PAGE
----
29 April 2003

Connection of private computers to the University Network

Things to consider before connecting a private computer to the University network.

TSU is often approached to aid in the connection of non-University computers to the University network. Since TSU has no control over the setup of the private computers, this can cause us some problems. As the University explores ways of getting students to supply their own computers, this issue will obviously become more of concern, as it is already with visitors to the University who bring their own computers.

Some of the issues that need to be addressed with the connection of private computers to the University network include:

  1. Knowledge and expertise required to configure the computer to conform to the technical requirements of the University;
  2. Connecting to printers, email servers and the World Wide Web; and
  3. Introduction of virus and other malicious code to the network.

The TSU already support around 500 computers on staff desks, in computer labs and resources centres, and computer bought from consultancy and other funds held off-campus in staff homes.

We do not have the resources available to manage the integration of unknown computers in addition to the University owned systems. What we can do is provide some generic advice via the Web for people wanting to connect their own computers to the University network, but it is their responsibility to configure the machines correctly. Any computer disrupting the network or being used contrary to the Network Access and Usage policy [http://www.canberra.edu.au/uc/policies/it/nap.html] will be removed from the network. Under the policy, the following applies:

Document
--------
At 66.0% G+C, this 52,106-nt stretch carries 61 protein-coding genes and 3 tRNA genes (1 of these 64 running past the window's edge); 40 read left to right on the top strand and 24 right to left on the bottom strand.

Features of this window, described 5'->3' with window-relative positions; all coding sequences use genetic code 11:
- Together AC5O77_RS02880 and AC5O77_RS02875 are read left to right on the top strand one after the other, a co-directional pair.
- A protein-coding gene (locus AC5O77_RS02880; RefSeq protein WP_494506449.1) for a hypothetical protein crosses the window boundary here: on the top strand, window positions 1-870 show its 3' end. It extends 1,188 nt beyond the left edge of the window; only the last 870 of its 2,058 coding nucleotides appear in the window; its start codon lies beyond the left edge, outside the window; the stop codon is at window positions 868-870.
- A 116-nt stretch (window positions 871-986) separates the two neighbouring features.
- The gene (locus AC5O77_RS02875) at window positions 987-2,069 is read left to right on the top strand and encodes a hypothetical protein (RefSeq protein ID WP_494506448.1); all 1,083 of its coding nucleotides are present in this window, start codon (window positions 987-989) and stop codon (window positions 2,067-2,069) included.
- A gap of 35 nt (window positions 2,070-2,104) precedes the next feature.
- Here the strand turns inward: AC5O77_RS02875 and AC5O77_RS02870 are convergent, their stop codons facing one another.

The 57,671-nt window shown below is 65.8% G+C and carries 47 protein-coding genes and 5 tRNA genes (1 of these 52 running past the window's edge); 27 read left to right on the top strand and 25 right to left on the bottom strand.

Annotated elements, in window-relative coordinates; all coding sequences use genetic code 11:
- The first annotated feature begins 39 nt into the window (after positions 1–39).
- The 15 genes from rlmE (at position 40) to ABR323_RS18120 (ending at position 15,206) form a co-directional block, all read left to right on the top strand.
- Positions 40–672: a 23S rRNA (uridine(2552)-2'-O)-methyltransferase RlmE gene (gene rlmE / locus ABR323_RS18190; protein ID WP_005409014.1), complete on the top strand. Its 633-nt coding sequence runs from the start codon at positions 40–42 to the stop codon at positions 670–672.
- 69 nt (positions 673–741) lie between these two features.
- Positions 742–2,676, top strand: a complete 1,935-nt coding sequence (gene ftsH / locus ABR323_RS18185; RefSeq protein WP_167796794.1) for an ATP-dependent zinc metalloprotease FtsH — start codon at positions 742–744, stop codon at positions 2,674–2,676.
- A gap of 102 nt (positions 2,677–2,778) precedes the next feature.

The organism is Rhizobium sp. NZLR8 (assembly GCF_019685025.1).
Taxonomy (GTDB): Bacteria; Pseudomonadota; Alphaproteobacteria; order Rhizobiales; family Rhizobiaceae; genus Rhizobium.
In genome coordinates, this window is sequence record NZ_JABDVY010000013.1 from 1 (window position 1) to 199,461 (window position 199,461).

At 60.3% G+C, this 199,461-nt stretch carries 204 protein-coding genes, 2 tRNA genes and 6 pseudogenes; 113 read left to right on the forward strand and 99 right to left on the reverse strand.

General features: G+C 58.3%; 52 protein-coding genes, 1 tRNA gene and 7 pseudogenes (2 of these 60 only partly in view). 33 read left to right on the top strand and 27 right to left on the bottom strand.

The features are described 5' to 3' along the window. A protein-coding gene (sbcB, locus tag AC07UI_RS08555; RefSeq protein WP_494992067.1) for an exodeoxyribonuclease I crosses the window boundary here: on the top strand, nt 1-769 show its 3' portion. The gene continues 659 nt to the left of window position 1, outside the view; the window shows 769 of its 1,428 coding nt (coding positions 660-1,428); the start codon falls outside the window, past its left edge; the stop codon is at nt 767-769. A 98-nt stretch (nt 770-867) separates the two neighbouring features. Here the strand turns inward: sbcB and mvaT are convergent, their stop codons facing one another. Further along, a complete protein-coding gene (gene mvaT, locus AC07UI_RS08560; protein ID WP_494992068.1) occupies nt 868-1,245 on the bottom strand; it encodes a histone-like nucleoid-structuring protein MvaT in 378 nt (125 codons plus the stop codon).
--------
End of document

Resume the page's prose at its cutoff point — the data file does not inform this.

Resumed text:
By connecting a private machine to the University's network a user has acknowledged that they will be bound by the University's conditions of use of information technology services, including this statement. By so doing the user acknowledges that the network traffic generated by the private machine is generated in pursuit of University business only. While that traffic is traversing the University's network, it is subject to the same right of inspection as traffic originating from University-owned machines and servers.

The authority to inspect the machines, servers and files resides with the Executive Director, Pro Vice-Chancellor or other manager who is responsible for the network. Disclosure to an external organisation will only be considered on production of a legal authority.